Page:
DUBAI and ABU DHABI — Iran's Revolutionary Guard Corps and its external Quds Force are still moving oil worth hundreds of millions of dollars through sprawling illicit shipping networks, despite a maximum pressure sanctions regime from Washington and scores of corporate and government entities blacklisted.
Washington is working to crack down on this, the U.S. Treasury Department says, and it's warning those in the maritime industry to be wary of involvement with regimes or entities that have been deemed terror sponsors by the U.S. — or face steep costs.
Sigal Mandelker, under secretary for terrorism and financial intelligence at the U.S. Treasury Department, spoke to CNBC's Hadley Gamble during a visit to Abu Dhabi.
"What we're doing on this trip and really every day is we're telling the maritime industry that they need to be on high alert, they need to continue to sophisticate their ability to track vessels that are involved with any of these regimes," Mandelker said. "Whether it's Iran, Venezuela or North Korea, no one should want to have anything to do with funding regimes engaged in this kind of activity."
The conversation came just days after the Treasury Department's Office of Foreign Assets Control (OFAC) moved to designate 37 entities allegedly tied to Iran's Quds Force under Executive Order 13224. The order, first enacted under the Bush administration after the September 11, 2001 attacks, classifies relevant actors as specially designated global terrorists (SDGT) and gives the State Department and Treasury authorization to block their U.S. assets, prohibit Americans from transacting with them, and coordinate with other countries to cut off their funding sources.
Those designated last week include 16 entities, 10 individuals and 11 vessels which OFAC says were involved in illicit maritime trade linked to terrorism funding. Anyone owning or operating any of the designated vessels, any company that fuels them, and any port that allows them entry is also subject to U.S. sanctions.
"In this action, for example, we've exposed that this is an oil-for-terror network going to the Quds Force and Hezbollah, and no one in the world should have anything to do with that kind of network," Mandelker said.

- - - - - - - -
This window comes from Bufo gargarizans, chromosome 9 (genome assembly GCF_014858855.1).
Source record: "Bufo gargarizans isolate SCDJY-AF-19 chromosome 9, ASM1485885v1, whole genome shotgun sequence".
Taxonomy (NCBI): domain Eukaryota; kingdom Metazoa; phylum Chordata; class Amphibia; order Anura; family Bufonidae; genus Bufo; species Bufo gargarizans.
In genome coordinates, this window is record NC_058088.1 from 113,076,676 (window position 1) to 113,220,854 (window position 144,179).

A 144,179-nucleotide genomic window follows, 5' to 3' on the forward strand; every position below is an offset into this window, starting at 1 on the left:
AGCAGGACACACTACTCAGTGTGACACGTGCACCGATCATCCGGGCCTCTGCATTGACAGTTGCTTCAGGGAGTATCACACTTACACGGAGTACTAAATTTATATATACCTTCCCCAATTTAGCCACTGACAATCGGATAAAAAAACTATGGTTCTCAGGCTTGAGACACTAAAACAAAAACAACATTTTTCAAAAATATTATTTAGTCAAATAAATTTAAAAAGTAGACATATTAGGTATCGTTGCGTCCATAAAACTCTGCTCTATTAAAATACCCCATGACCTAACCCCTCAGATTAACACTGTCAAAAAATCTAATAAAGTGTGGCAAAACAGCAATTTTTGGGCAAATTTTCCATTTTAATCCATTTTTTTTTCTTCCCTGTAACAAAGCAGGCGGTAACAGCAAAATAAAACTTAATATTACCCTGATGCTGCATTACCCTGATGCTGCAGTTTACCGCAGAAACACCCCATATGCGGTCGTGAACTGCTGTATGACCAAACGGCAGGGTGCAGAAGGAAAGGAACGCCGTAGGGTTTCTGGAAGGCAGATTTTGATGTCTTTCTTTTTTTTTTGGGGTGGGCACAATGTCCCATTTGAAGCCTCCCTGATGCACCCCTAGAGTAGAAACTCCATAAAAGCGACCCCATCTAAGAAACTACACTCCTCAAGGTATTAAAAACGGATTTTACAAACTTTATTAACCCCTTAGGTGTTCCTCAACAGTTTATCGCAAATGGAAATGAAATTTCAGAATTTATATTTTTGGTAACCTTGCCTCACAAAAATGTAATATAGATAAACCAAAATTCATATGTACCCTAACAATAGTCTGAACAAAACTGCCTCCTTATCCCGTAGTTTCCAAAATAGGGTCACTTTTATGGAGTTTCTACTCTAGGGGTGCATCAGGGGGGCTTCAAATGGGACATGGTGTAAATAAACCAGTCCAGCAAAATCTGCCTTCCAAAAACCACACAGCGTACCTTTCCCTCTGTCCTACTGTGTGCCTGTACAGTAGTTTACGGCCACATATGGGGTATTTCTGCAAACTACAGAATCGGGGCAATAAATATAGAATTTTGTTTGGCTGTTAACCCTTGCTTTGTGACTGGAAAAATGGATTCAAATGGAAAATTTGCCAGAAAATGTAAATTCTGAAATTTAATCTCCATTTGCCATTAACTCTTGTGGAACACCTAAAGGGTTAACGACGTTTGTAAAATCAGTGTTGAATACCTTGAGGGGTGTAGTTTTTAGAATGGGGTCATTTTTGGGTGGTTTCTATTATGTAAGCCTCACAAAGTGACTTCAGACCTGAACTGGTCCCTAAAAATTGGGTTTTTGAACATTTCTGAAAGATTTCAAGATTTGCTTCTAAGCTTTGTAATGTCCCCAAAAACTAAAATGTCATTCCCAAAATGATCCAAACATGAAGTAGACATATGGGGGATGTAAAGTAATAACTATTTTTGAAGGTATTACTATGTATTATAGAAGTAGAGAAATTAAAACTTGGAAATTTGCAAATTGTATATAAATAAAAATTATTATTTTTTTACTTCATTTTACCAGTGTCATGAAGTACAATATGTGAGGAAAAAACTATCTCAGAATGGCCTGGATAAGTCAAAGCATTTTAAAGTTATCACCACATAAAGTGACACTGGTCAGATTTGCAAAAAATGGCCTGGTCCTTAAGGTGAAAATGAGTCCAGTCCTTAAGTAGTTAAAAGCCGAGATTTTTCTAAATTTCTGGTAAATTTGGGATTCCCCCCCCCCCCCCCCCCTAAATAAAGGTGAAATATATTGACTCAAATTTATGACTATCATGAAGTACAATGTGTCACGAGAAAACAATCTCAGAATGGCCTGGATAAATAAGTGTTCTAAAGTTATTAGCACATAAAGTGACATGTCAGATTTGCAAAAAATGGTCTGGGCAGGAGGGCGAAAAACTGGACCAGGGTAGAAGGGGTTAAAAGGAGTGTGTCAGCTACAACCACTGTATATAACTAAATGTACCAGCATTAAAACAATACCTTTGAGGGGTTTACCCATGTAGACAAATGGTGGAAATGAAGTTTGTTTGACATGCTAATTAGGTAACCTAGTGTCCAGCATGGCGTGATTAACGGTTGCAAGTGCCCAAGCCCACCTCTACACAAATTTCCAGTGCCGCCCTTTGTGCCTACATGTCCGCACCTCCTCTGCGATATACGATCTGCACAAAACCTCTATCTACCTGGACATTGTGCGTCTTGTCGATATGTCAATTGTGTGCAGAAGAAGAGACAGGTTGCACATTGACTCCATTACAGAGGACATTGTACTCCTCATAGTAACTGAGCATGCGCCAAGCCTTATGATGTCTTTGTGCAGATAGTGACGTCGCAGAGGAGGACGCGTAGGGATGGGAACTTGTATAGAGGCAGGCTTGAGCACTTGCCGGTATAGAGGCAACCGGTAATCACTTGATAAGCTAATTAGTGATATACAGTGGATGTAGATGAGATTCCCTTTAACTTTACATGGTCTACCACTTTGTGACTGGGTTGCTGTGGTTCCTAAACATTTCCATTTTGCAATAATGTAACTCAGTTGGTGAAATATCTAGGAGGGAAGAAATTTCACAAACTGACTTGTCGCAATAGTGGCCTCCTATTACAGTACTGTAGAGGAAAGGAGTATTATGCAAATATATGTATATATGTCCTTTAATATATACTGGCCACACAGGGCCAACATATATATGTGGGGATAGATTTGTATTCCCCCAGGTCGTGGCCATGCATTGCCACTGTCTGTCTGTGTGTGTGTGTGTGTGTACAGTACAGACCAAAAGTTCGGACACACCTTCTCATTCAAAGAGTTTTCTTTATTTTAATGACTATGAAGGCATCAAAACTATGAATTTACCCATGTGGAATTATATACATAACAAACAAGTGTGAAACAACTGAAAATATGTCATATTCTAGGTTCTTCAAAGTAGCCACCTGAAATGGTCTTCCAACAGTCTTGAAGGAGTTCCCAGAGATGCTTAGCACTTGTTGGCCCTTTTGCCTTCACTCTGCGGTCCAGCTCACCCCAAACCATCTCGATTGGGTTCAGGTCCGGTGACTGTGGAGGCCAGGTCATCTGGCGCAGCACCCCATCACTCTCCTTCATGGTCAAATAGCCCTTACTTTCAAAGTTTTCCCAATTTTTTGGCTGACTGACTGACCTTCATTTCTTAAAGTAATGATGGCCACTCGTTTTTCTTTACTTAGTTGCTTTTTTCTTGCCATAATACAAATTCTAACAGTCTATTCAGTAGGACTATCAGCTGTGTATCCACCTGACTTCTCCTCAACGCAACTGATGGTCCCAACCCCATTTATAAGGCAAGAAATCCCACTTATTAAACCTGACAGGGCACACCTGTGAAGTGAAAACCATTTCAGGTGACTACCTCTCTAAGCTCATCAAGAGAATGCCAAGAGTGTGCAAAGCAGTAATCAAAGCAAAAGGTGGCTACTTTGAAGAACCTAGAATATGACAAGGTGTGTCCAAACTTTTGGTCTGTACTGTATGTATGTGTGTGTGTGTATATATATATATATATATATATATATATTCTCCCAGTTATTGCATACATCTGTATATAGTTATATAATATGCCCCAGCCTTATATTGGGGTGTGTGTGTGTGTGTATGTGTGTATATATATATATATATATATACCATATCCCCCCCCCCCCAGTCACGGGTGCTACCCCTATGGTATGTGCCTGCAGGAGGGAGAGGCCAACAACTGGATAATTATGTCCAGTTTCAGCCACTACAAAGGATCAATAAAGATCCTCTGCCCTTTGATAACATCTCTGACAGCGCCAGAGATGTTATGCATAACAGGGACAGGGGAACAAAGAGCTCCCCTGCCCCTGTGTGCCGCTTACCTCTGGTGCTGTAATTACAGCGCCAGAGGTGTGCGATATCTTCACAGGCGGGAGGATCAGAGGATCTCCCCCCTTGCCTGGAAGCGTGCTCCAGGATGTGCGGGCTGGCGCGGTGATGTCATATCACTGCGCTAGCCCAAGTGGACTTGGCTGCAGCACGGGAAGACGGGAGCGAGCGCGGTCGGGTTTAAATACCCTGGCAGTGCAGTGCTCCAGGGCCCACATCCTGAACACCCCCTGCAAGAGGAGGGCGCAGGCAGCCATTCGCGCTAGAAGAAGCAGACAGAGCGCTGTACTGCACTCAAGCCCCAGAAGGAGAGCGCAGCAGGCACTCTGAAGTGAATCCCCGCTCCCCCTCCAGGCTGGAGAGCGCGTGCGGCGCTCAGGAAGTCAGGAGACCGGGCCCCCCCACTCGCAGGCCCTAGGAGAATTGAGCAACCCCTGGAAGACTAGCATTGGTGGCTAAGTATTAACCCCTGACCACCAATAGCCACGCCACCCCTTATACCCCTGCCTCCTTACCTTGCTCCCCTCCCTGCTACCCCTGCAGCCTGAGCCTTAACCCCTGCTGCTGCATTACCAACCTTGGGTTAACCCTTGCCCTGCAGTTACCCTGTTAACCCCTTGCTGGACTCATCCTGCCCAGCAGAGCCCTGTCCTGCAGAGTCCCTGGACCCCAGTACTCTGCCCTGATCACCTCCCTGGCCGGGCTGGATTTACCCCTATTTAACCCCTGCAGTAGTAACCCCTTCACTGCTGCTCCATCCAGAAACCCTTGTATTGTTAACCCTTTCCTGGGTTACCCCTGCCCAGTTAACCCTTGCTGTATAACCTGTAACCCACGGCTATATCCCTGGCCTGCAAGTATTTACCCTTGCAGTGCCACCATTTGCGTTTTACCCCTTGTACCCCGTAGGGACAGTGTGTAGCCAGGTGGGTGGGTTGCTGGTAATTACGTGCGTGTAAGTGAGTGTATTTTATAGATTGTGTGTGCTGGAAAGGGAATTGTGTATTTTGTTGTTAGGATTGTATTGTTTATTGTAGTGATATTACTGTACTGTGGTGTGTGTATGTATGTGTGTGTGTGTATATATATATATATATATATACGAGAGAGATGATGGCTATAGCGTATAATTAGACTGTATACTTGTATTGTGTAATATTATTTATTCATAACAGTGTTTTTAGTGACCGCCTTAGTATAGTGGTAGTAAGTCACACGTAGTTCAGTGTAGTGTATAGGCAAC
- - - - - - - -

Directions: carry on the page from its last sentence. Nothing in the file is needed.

"And here we've also sanctioned the captain. That should send a strong deterrent message to anyone considering manning one of these vessels that there will be real consequences to them if they continue." OFAC also warns of sanctions risks related to oil shipments to Syria, many of which come from Iran, tanker tracking data has shown.
The U.S. has long designated the Iranian-sponsored Lebanese militant group Hezbollah as an SDGT under the order, and more recently brought Iran's Islamic Revolutionary Guard Corps into that group, the first time a government entity has been so designated -- leading Iran to in turn brand all U.S. military personnel in the Middle East as terrorists. Tehran rejects the U.S. designation, and has called Washington's sanctions "economic terrorism."
Iranian ships continue to make headlines, whether on or off the radar. To counter the U.S. sanctions on its exports, numerous Iranian oil tankers have become "ghost ships", turning off their satellite-tracking transponders to avoid detection and carrying out ship-to-ship transfers to move their oil while invisible to global tracking systems.
Thanks to dramatic improvements in satellite tracking technology, some of these movements are now being spotted, including that of the high-profile oil tanker Adrian Darya 1 — formerly named Grace 1 — which was seized by U.K. authorities on August 4 and accused of being en route to Syria in violation of E.U. sanctions. The vessel was released on August 15, against Washington's protests, after Iran promised that it would not sail to Syria.
The latest information publicly available on the Adrian Darya via tracking services indicates that it turned off its transponders after sailing toward the Eastern Mediterranean and is now anchored off the Russian navy terminal in Tartous, Syria, but has not yet offloaded its cargo of 2.1 million barrels of light grade oil. This would contradict previous statements from Iranian officials that the oil had been sold.
An Iranian foreign ministry spokesperson on Sunday told a local TV news station that the Adrian Darya had reached its destination, without specifying anything more than "Mediterranean sea shore," according to ship tracking firm TankerTrackers.com. The Iranian foreign ministry did not respond to CNBC's request for comment.
Mandelker did not elaborate on the U.S. response to the Adrian Darya specifically, but said the Trump administration's "maximum pressure" campaign was an effective disruption to Iranian oil exports that historically funded 60% of the government's revenue.
"We're just going to continue the work that we've been doing. I can't comment specifically on Darya, but our sanctions have served as a very big deterrent impact," she said. "The reason the trade of Iranian oil has gone down so significantly is because countries don't want to run afoul of U.S. sanctions."
Data intelligence firms report Iranian crude exports in August at between 100,000 and 200,000 barrels per day (bpd), a plunge from the approximately two million bpd it was exporting this time last year, before President Trump reimposed sanctions as part of his pullout from the 2015 nuclear deal.
"In spring 2019 alone, this IRGC-QF-led network employed more than a dozen vessels to transport nearly 10 million barrels of crude oil, predominantly to the Syrian regime," the Treasury Department wrote in a press release last week.
"These shipments, taken collectively, sold for more than half a billion dollars. The same network also sold nearly 4 million barrels of condensate and hundreds of thousands of barrels in gas oil, bringing in another quarter billion dollars."